The color of today's Nice Price or Crack Pipe Mazda RX-7 is Havana Brown, and like the legend of Santa Claus, it's quite the survivor. Of course that doesn't necessarily mean it'll survive our judgment of its pricing.
Whoa, doggies, I did not see yesterday's custom twin turbo T-bird pulling in such a decisive 70% Nice Price win, but that's exactly what it did. What a nice Christmas present for the seller, but what I bet he'd really like to find under the tree this year is a wad of cash in place of the car in his driveway.
Speaking of Christmas, while the traditional color scheme of the season is red and green - or at least so say my elf-themed Underoos - this Yule Log-colored classic Mazda might also provide some holiday cheer. And of course if you are amongst the many who don't celebrate Christmas it's something to take your mind off all those awful holiday songs on the radio and in the stores.
Mazda's RX-7 was a hail mary for the brand. The company had been the torchbearer of the rotary engine at a time when OPEC constraints on fuel supplies cast a glaring light on that engine's excessive thirst. Mazda quickly expanded their reciprocating engine offerings, and moved the rotary into a car where mileage might still be a secondary concern, a sports car.
The resulting RX-7 arrived in the U.S. in 1978 with a tiny 1.2-litre twin rotor that was good for 105-bhp @4,000 rpm and the same number of lb-ft in torque. Wrapped around that was bullet-like two-seater coupe body featuring a frameless glass hatch and everybody's favorite - pop-up headlamps.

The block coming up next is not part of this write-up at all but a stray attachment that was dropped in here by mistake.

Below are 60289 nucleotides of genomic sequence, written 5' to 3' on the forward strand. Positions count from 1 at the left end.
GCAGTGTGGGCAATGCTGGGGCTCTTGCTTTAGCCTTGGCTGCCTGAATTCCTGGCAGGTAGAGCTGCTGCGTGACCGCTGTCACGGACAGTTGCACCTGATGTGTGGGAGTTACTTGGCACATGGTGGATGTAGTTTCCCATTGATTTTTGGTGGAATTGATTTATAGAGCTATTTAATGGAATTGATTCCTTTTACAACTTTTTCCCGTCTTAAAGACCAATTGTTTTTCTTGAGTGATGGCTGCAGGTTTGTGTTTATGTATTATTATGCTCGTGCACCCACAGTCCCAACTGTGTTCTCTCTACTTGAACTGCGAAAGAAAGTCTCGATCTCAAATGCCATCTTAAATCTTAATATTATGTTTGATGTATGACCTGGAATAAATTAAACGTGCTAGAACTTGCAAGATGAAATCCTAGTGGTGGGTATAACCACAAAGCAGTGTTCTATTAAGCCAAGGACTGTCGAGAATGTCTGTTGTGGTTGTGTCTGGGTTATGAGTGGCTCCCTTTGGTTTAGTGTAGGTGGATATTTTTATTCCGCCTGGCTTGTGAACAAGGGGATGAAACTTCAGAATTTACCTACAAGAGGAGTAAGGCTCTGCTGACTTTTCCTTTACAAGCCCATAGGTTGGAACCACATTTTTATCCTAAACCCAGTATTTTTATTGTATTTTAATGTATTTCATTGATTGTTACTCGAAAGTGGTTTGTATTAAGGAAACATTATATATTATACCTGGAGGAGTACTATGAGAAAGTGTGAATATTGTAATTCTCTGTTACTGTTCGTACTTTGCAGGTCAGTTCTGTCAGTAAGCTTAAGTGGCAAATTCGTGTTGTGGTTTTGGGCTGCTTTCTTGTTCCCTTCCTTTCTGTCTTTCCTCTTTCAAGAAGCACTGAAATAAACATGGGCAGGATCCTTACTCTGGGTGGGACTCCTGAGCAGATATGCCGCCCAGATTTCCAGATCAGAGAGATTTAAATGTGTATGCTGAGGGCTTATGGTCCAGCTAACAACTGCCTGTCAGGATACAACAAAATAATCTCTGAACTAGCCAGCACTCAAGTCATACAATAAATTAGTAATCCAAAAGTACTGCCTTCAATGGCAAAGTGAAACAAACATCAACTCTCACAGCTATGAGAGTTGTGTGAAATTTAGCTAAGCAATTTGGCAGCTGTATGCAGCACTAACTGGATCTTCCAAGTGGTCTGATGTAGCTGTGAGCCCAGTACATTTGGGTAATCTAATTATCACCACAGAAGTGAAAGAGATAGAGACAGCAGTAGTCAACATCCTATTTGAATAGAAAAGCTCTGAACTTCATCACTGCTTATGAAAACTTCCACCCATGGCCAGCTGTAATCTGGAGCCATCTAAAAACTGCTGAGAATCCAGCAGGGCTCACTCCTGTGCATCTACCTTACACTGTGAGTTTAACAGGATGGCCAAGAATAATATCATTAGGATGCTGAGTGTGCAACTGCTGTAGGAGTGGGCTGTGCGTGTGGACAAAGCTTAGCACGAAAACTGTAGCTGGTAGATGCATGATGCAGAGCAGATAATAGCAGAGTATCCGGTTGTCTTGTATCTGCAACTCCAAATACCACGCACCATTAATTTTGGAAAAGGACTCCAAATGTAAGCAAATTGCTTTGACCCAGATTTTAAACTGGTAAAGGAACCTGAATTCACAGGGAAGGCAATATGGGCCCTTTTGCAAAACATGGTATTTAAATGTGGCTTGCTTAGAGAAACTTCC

While unequivocally a sports car, the performance of the SA (yo, esa!) RX-7 wasn't you might today call scintillating. Zero to sixty came in at tad under 10 seconds, or about what you'll get from one of those electric shopping carts the morbidly obese use at the Walmarts. These cars do handle pretty well however, owing to the fact that at under 2,500 pounds, there wasn't all that much to fling around.
Of course everybody knows that it's almost always more fun to drive a slow car fast than to drive a fast car slow, and the RX-7, in its earliest guise, is an entertaining ride to be sure. This 1983 FB looks not only entertaining, but seems to have rolled out of a time warp as well.
Offered up in a glorious hue of poo, this little Mazda was apparently traded in at a Minnesota Subaru dealer. One has to wonder what the story is there. I mean it's sort of like popping out your mom's classic coin collection to get enough change for a 40 at the liquor store.
Regardless of how this orphan got to the dealer, they seem to have set their detailing elves to work on it and it now shines like an upskirt perv's patent leather shoes. The dealer claims the car has had only two owners over the course its life, and those jolly old souls only managed to put a little over 71,000 miles on the car's clock during their tenure.
That has resulted in a car that - at least in photos - looks damn-near new. The interior especially is a time capsule of '80s wonderfulness. The steering wheel and crack-free dash are both modestly proportioned owing to neither being tasked with carrying an airbag. The seats are glorious totems in vinyl and cloth, and look inviting if not quite ergonomically sound. And of course, the radio has two knobs just as God and Wolfman Jack intended.
It's rare to find a survivor like this in the wild, and it's even more rare to find one for which the seller isn't asking a premium in light of its condition. You'll now need to decide if that's the case here, based on this RX-7's $3,998 asking price. What do you think about that, does it totally stuff your stocking? Or, does that price make you think this Mazda can drown in brown 'til New Years?
H/T to One.outer for the hook up!
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